base from which to do so. It also allowed us to hone softer skills like
a community of over 70,000 Israeli and Palestinian
cation skills as they navigate the
leadership, collaboration, communication, and problem-solving.
activists to advocate for social justice and equality. At
evolving political, professional and
My career interest is to focus on political and economic develop-
ANU, Mishael supports campaigns on education and
technical tensions among major stakeholders. Mishael
ment. These softer skills complement the analytical skills I mastered
environmental health by helping leaders to develop
pointed out that because the students came from a
public narratives that convey a compelling message to
variety of disciplines, including economics, medicine,
seek positive change in their communities. One of five
politics, sociology and education, it “challenged us to
students supported by MEI with a travel grant for a
consider different perspectives in our analyses and take
summer internship, Mishael will spend three months
a holistic approach to developing solutions.” To build
in Israel before returning to HKS for her second and
on the winter field study course, Mishael volunteered
during the spring semester at the Harvard Immigra-
through my courses and will be very beneficial for my future work. to understand why.
“The ELI Fellowship allowed me the space to explore and reflect.”
What were some of the recommendations you offered to the Ministry of Labor in Jordan as part of your Policy Analysis Exercise (PAE)?
My PAE was designed to examine how Jordan can better include
the motivators that
women in the workforce. My partner and I traveled to Jordan
shape and inspire
and the UAE, and our research yielded three key recommenda-
us so we can share
tions. First, the country should focus on gender mainstreaming to
our stories on what moves us to act. During my second year, I was
demonstrate the importance of working women to the economy.
selected as a teaching assistant for Arts of Communication, which
This would include gender awareness campaigns through a variety
was one of my greatest accomplishments at HKS. Being a TA was
of media platforms, transparency policies for companies to disclose
an excellent opportunity to stay immersed in this work and to help
employee composition, and reforming school curricula to focus
my peers develop vital communication skills.
helps his students to deeply examine
on women’s rights. Second, establish public-private partnerships
tion and Refugee Clinical Program, supporting it in
“...enabling others to acheive shared purpose in the face of uncertainty.”
representing clients from around the world who seek protection from human rights abuses or exile. Next year, Mishael plans to build on the experiences of her first year and focus on education, specifically civic and peace education. She will also be a teaching fellow for Prof. Marshall Ganz’s course, Public Narrative,
What was one of your most meaningful experiences outside of your coursework?
A Finnish and Israeli citizen, Mishael focused her
which offers students “an opportunity to develop their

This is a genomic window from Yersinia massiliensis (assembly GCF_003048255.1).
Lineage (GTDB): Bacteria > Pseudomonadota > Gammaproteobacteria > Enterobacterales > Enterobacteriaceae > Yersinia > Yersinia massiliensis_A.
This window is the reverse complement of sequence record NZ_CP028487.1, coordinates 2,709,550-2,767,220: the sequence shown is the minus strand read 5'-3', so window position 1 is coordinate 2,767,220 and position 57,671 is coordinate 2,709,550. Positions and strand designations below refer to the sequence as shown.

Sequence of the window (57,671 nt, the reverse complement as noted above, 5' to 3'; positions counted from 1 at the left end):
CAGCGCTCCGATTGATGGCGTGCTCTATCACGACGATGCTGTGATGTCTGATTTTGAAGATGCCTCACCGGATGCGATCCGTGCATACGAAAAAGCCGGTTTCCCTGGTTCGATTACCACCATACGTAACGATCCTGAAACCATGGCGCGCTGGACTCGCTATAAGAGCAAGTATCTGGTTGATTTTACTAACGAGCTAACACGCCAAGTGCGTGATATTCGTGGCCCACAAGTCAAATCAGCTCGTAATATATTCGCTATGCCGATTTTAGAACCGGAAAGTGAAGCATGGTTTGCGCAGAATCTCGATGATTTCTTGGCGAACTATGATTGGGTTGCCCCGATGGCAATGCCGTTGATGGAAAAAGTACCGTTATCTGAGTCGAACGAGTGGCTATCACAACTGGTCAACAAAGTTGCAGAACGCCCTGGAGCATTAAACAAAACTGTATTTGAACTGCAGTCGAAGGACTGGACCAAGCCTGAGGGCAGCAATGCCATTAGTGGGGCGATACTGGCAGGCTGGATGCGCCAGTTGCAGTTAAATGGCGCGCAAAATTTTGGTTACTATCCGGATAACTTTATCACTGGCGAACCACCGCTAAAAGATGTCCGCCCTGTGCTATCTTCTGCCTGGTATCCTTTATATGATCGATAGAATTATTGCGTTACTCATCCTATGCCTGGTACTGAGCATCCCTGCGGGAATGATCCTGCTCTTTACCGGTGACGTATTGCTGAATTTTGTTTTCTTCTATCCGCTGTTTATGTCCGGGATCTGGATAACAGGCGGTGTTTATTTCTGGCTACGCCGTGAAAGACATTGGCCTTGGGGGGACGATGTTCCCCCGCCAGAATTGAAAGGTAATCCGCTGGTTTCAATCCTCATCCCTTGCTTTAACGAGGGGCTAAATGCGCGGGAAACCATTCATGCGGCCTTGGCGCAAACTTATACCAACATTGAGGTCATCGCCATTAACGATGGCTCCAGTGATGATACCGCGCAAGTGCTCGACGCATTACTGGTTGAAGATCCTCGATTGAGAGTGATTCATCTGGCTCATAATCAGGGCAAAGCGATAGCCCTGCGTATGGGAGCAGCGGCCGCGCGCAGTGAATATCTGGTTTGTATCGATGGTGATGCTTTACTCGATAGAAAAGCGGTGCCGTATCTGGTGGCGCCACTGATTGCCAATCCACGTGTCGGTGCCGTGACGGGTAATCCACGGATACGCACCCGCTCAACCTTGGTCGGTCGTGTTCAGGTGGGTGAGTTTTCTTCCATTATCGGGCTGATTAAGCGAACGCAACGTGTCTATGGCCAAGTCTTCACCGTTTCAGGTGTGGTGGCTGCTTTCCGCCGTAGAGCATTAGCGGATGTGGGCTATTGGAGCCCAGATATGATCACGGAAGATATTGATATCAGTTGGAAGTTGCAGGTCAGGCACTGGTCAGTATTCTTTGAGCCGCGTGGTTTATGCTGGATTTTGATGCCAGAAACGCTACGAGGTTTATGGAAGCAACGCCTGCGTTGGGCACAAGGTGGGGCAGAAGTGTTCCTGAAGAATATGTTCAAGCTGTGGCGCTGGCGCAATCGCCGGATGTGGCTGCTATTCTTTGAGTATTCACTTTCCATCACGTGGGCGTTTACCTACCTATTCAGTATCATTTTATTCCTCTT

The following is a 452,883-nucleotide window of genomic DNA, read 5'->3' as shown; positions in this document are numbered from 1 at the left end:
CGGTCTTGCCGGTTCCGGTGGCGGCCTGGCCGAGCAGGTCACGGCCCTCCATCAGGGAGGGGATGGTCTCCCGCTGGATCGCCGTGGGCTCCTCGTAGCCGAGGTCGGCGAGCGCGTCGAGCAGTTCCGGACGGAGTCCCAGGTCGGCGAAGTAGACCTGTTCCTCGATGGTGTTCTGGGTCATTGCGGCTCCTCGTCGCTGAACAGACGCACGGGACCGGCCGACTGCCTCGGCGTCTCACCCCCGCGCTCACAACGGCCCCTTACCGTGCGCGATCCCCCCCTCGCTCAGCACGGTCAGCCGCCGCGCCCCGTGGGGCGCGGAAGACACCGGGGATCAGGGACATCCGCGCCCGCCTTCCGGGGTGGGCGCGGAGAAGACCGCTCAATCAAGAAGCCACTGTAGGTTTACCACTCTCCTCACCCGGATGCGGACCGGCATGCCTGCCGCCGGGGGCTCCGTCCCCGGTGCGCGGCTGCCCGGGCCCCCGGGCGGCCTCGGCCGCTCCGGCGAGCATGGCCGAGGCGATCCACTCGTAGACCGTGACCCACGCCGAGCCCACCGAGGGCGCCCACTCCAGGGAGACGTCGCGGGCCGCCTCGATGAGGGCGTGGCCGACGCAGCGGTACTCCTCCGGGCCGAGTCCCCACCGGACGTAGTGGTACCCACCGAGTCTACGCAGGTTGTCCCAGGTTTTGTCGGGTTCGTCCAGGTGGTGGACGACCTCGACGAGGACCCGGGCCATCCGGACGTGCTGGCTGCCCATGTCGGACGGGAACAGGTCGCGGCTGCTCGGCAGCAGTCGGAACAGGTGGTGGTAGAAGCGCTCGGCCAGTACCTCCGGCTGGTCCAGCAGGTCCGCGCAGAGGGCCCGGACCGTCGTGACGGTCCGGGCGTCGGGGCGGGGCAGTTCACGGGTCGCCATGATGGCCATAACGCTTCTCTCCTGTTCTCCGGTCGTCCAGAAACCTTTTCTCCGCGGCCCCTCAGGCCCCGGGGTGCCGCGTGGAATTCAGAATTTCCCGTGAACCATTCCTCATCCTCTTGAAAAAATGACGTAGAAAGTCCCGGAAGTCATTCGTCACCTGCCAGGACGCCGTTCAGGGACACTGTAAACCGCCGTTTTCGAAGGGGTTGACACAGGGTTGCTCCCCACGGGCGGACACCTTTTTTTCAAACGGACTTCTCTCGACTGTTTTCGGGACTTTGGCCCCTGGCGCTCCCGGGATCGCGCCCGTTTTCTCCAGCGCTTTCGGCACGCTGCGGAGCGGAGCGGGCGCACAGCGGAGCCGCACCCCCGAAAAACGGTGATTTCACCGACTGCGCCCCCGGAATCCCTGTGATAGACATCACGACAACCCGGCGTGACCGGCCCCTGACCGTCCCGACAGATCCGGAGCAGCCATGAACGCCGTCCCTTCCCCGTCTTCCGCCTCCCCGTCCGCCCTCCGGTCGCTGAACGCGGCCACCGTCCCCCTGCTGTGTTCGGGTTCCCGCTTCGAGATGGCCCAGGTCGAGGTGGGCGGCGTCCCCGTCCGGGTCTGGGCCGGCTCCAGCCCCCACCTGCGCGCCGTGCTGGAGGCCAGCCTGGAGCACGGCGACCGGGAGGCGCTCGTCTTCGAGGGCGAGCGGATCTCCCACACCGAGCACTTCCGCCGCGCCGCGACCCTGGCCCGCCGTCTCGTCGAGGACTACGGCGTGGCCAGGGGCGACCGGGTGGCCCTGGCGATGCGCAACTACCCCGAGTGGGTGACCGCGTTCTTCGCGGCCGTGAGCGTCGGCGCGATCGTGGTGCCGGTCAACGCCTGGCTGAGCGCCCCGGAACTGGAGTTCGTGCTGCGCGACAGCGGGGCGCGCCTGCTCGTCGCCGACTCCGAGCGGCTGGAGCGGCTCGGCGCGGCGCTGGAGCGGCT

Science, Technology, Engineering and Mathematics (STEM) fields
studies during her first year at HKS on immigration,
capacity to lead by translating values into actions,
to increase the number of years that women stay in the workforce.
I was part of the team that organized the annual spring Palestine
specifically states’ parallel policies for migrants who
and by accepting responsibility for enabling others to
And last, reform Qualifying Industrial Zones (QIZ) to target the in-
Trek. Each year, we took 120 students to Palestine and Israel to give
transit and those who wish to stay. She participated in
achieve shared purpose in the face of uncertainty.”
active female population by increasing the minimum wage, setting
them a firsthand experience of the politics of the region, with an
the January 2016 field study course in Morocco and
labor quotas and developing a talent pipeline.
emphasis on the Palestinian narrative that is rarely represented in
Italy, which brought together sixteen Harvard graduate
western media. During the eight days of the trip, the trekkers got
students to explore issues of migration to, from, and
to offer income-contingent student loans for those who major in
This annual course, supported by
What was your favorite course at HKS?
to meet with governmental officials, activists, CSOs, and business
Arts of Communication with Prof. Tim McCarthy was hands-down
executives, all while enjoying the beauty and culture of Palestine.
my favorite course. His classroom was my safe space on campus
The first year I led the trek also happened to be my own first visit
where I learned how to improve on my weaknesses by developing
to Palestine. My mother is from Nablus and to be able to share her
my speech writing and delivery skills. Every day at HKS, we are
homeland with so many of my classmates who were interested in
reminded to ask what we can do, but rarely have the opportunity
learning more about the region was incredibly moving.
Middle East Initiative
Leveraging Technology for Enhanced Learning JMEPP: Celebrating Five Years “There are some natural tendencies that we have to make a poor decision. If we study decision theory, we can learn to overcome most heuristics and biases.” Dr. Richard Zeckhauser Harvard Kennedy School
When the participants arrived in Cambridge, they immediately began applying concepts and strategies they had
student publication The student-run Harvard
Then, former U.S. Ambassador to
been exposed to in the online module. Their first case study,
Journal of Middle Eastern Politics and Policy (JMEPP)
Turkey Francis Ricciardone vis-
“Bakra Beverage,” was led by Faculty Chair Kessely Hong.
released its fifth edition in June 2016.
ited Harvard just before Turkey’s
During this case they tested their ability to employ a variety
November election re-run amidst
of negotiation strategies over the terms of a distribution